Aerodynamic testing: different protocols, same results after post-analysis

Aerodynamic Testing

Aerodynamic testing: different protocols, same results after post-analysis


An initial baseline assessment of the aerodynamic efficient of the cyclist was performed on the 22nd of January 2022, on a sunny day, with a temperature of 13.3 ºC, humidity of 23.31%, air density of 1.234 kg/m3 and an average wind speed of (2.34 ± 4.01) km/h. The primary goals of this intervention were to obtain benchmark values on the time trial bike for future optimisations, as well as getting information regarding the level of accuracy of the models and sensors used.


After initial calibration procedures, two main tests were done in the same position to access the effective area of aerodynamic drag (CdA). The first block of tests consisted of several 3 km evaluations at 250 W on an out-and-back loop of 750 m, performed twice. From those 3 km samples, segments of 2.2 km were used for statistical analysis.


The second test was completed on a long stretch of road with variable terrain to maintain 220W and assess the results’ reliability. In the 12 km loop, data from 11 km were collected for statistical analysis.


The first block of tests allowed us to obtain a value of the effective area of aerodynamic drag (CdA) of (0.2471 ± 0.0024 m2). As the wind was inconsistent, and it was the first time the rider was performing such tests, we obtained a relative uncertainty of 1.02 %, which is still surprisingly low, considering the unstable wind conditions.


The second test with a longer loop allowed us to obtain a value of the effective area of aerodynamic drag (CdA) of 0.2486 m2. Considering that the loop only had one braking zone and corners where the cyclist could maintain the same position, where the cyclist reduced speed by 10 km/h, the results are within the theoretical CdA values.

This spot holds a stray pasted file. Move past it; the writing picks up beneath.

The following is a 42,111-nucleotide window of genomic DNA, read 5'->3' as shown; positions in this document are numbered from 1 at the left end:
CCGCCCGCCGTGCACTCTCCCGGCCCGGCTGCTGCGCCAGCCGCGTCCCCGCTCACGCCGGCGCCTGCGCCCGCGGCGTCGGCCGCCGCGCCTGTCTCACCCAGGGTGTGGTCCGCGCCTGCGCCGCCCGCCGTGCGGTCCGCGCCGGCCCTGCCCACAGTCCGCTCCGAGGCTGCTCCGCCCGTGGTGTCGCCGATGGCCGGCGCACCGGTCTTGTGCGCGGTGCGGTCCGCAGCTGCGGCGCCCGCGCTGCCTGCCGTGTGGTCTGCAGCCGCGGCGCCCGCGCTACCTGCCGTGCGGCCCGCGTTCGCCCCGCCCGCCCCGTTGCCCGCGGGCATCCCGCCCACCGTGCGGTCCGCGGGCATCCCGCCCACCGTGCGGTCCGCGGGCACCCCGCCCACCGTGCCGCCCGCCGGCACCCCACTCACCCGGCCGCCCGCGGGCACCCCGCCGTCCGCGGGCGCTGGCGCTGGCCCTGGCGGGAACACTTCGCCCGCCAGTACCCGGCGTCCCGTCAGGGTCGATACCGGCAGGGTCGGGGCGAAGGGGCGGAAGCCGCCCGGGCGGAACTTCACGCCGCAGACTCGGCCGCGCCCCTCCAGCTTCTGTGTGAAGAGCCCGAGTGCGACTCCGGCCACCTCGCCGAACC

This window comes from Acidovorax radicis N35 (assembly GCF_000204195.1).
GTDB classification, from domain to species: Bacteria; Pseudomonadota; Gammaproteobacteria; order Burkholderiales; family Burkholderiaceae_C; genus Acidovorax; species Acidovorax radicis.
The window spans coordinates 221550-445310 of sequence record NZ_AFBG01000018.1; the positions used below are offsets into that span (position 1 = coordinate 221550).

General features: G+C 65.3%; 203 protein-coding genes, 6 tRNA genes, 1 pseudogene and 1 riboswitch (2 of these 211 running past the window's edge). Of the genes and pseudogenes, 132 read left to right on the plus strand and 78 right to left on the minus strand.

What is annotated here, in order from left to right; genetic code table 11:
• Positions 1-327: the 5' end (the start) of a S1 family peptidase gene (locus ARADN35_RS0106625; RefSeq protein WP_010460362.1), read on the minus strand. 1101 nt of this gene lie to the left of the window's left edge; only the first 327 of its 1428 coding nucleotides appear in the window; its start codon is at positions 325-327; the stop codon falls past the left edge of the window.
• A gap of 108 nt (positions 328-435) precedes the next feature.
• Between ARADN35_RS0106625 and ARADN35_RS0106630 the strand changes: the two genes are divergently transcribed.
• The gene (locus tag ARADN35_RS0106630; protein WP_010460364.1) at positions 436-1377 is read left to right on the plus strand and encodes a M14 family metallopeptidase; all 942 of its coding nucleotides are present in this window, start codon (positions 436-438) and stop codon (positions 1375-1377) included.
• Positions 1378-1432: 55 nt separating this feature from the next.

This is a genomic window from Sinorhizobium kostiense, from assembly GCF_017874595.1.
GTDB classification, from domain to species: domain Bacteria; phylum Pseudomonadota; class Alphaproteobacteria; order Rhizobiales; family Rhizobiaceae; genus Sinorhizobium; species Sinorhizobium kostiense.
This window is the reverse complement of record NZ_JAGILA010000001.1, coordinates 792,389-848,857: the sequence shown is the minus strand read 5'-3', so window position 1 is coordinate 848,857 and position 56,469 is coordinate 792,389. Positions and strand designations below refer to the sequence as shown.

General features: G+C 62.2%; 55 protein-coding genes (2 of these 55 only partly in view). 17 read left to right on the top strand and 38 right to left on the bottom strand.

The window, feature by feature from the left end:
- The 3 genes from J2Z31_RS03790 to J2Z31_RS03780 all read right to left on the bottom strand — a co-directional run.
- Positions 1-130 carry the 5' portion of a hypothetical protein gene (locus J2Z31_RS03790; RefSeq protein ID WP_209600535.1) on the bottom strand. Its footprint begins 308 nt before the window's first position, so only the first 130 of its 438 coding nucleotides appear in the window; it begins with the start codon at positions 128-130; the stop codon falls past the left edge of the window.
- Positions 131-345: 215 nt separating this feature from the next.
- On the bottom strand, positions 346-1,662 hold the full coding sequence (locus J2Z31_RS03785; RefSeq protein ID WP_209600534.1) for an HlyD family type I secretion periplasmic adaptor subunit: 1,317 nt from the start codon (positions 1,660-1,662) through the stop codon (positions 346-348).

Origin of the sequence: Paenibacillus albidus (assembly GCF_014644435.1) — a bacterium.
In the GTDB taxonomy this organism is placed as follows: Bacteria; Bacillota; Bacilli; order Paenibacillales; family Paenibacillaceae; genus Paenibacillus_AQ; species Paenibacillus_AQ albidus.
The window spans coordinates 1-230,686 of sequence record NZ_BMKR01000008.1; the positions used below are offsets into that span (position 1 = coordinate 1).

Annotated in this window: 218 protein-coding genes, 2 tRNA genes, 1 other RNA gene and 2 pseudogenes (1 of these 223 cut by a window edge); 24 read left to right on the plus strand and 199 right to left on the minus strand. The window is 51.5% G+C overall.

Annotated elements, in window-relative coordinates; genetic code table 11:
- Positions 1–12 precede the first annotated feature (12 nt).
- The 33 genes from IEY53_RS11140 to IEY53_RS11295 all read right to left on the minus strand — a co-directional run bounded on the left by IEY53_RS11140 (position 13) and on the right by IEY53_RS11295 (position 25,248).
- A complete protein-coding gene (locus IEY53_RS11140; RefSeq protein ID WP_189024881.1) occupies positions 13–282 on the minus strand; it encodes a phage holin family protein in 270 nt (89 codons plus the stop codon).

If we consider the kinetic energy losses when braking from 45 km/h to 35 km/h, the athlete lost 2.49 kJ of Kinetic energy in that braking zone, which would mean an increase in the calculated effective area of aerodynamic drag (CdA) given by the aerometer of 0.0011 m2 . The final 0.0005 m2 difference can be mainly attributed to cornering drag (energy loss because of the increase in rolling resistance when cornering).


A properly executed block of aerodynamic tests allows for a better understanding of different dynamic parameters influencing cycling performance if a proper post-analysis of the data is performed.

Optimisation of Bernardo's time-trial performance

This is part of the work developed by SpeedEdge Performance to optimise Bernardo's time-trial performance, leading to the 2022 TT National Championships and the a later hour test on the velodrome.

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